Mua Caves in Ninh Binh
Núi Cốc Lake Near Thái Nguyên

I had several opportunities to travel and celebrate the Vietnamese holidays. For example, I was
able to visit beautiful Phú Quốc Island and also the northern city of Thái Nguyên where the
faculty and I prepared Bánh Chưng, a type of rice cake prepared for the Tết Holiday. We also
visited Núi Cốc lake and then returned to Hà Nội, where we celebrated the New Year and
watched the firework celebrations from afar. In January, I met with some friends to celebrate my
birthday and visit the War Remnants Museum. The museum displays were both tragic and
enlightening and helped me better understand the suffering the war brought to both sides and
appreciate even more the warm welcome I’ve received from my Vietnamese friends.

In closing, it’s been an incredible experience here in Vietnam and I am very excited for what lies
ahead and will be sending more updates soon!

Tạm biệt bây giờ!

Sunset at Phú Quốc Island

OSU Counseling student Violeta A. Murrieta’s research centers on how school counselors support undocumented students with their social-emotional needs, academic needs, post-secondary options, and community resources. As part of the College of Education’s recognition of Mental Health Awareness Month, we interviewed Violeta via email to learn what she’s discovering about the stressors this unique population.

College of Education: Thank you for joining us, Violeta. Can you tell us a little bit about your background and what you are studying and researching at Oregon State University?

Violeta: Sure! I am currently a doctoral candidate pursuing a PhD in Counselor Education and Supervision here at Oregon State. I have been a school counselor for over nine years and I am licensed in California and Nevada. Currently, I work as an elementary school counselor in the Bay Area. I love being a counselor, I enjoy helping students and working with families. I am passionate about supporting the undocumented population, as a former high school counselor I witnessed the difficulties undocumented students experienced and how difficult it was for them to explore post-secondary options with their status looming over them. When I was accepted in the PhD program, I knew right away I wanted my research to focus on the undocumented population. Therefore, my current studies aim to explore how school counselors support undocumented students with their social-emotional needs, academic needs, and post-secondary options given the unique stressors they experience both in and out of school.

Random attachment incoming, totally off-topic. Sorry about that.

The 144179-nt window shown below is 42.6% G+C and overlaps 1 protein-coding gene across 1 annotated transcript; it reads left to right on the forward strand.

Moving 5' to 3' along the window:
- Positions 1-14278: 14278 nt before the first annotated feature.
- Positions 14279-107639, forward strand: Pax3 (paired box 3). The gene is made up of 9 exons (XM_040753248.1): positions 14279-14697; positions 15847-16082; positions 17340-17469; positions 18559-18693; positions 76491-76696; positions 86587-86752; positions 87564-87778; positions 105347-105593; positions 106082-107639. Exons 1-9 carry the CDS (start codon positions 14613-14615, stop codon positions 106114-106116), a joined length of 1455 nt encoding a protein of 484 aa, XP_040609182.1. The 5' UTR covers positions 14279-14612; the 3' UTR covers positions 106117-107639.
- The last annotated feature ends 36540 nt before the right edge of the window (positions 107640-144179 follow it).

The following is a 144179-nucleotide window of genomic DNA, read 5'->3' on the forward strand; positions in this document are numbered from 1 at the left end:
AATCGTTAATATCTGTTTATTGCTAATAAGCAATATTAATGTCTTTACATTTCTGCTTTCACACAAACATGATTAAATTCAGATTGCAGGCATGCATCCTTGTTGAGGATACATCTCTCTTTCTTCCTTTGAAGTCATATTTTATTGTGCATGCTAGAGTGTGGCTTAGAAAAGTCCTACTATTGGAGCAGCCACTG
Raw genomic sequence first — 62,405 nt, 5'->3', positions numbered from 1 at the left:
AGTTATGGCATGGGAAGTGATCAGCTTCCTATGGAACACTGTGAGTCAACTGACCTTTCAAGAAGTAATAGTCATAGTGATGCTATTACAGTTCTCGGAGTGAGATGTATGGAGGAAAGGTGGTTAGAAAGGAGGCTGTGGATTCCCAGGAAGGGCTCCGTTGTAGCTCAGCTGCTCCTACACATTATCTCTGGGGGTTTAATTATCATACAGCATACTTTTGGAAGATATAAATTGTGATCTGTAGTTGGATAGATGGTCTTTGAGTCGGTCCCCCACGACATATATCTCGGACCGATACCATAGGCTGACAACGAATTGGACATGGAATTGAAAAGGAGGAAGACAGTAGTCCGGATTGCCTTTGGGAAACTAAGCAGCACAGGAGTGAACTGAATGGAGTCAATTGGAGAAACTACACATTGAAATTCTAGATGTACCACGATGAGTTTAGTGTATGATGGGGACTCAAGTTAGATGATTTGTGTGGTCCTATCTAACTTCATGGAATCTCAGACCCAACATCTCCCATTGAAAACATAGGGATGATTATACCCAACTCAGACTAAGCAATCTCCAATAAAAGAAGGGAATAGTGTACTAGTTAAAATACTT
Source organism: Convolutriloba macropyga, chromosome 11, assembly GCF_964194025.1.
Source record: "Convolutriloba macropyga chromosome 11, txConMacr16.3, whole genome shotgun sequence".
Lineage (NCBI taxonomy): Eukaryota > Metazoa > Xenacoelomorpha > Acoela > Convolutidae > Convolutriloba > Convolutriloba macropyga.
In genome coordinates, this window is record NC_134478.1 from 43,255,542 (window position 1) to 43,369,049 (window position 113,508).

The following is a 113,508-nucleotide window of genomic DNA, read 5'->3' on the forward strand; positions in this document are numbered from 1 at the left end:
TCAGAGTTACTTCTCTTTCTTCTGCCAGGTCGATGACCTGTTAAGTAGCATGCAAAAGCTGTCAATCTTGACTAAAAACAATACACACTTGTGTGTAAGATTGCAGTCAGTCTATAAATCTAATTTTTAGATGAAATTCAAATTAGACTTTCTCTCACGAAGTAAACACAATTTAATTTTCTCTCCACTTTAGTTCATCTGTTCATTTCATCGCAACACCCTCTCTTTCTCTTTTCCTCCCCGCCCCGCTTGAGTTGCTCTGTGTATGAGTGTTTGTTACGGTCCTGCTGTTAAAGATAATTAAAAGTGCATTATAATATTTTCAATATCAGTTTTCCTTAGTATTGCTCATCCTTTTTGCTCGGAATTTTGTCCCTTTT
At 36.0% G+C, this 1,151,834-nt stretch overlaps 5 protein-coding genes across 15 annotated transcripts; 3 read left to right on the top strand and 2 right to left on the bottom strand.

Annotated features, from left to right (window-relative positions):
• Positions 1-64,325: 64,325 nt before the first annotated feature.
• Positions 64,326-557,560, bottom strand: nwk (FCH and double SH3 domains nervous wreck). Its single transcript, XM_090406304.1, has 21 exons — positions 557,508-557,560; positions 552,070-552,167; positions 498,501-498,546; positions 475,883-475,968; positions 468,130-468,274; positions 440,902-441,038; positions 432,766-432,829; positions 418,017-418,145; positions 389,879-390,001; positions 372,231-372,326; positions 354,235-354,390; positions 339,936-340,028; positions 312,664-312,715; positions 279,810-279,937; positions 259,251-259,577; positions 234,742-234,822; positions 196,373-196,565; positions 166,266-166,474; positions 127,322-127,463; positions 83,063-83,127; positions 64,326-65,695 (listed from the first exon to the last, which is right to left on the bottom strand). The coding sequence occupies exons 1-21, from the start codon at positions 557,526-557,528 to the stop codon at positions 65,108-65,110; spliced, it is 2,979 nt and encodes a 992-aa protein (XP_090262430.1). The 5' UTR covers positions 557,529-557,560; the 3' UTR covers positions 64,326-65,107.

College of Education: Adolescence is a tough time for anyone, but do undocumented students have some unique stressors on them?

Violeta: Undocumented youth absolutely experience additional stressors, such as, adapting to a new culture, language barriers, limited postsecondary and work options, trauma, and fear of deportation amongst other things. Living with this uncertainty can exasperate other issues as well. The stressors that undocumented students face impact all aspects of their life, and this is why I am curious about how school counselors support this population. 

College of Education: What kind of barriers to treatment might a school counselor have when dealing with an undocumented student? 

Violeta: There are many barriers that school counselors face when attempting to support undocumented students. When referring students to mental health services, students and their families are hesitant to seek these resources due to possibly having to disclose their status, lack of insurance, and lack of official identification. Another barrier may be stigma around mental health.

College of Education: The College of Education is doing a lot of research around how the COVID-19 pandemic impacted K-12 schools and students over the last three years. How were undocumented students affected by the pandemic? Did they encounter some challenges unique to their situations?

Violeta: Undocumented families were largely affected by the pandemic, parents and guardians lost their jobs and they were not eligible for government assistance, which resulted in housing and food insecurity.

College of Education: There has always been a stigma around mental health concerns in this country. What can K-12 counselors do to help mitigate feelings of shame or embarrassment among any students who may have emotional or mental health concerns?

Violeta: As a school counselor, it is imperative to normalize feelings from an early age. I present classroom curriculum lessons on social emotional learning to all grade levels. We practice coping strategies and have discussions about how to express our feelings. My hope is that by normalizing this, students will feel more comfortable discussing their feelings and reaching out for help.

College of Education: What’s one big message you’d really like K-12 school personnel to know about mental health and their students?

Violeta: I am a firm believer that in order for students to be successful in school (i.e. academics) we must tend to their mental well-being first. It is important for educators to be knowledgeable about signs of distress. We have the privilege of connecting with students every day, if you recognize or have an inclination that something is wrong, reach out to a school counselor immediately.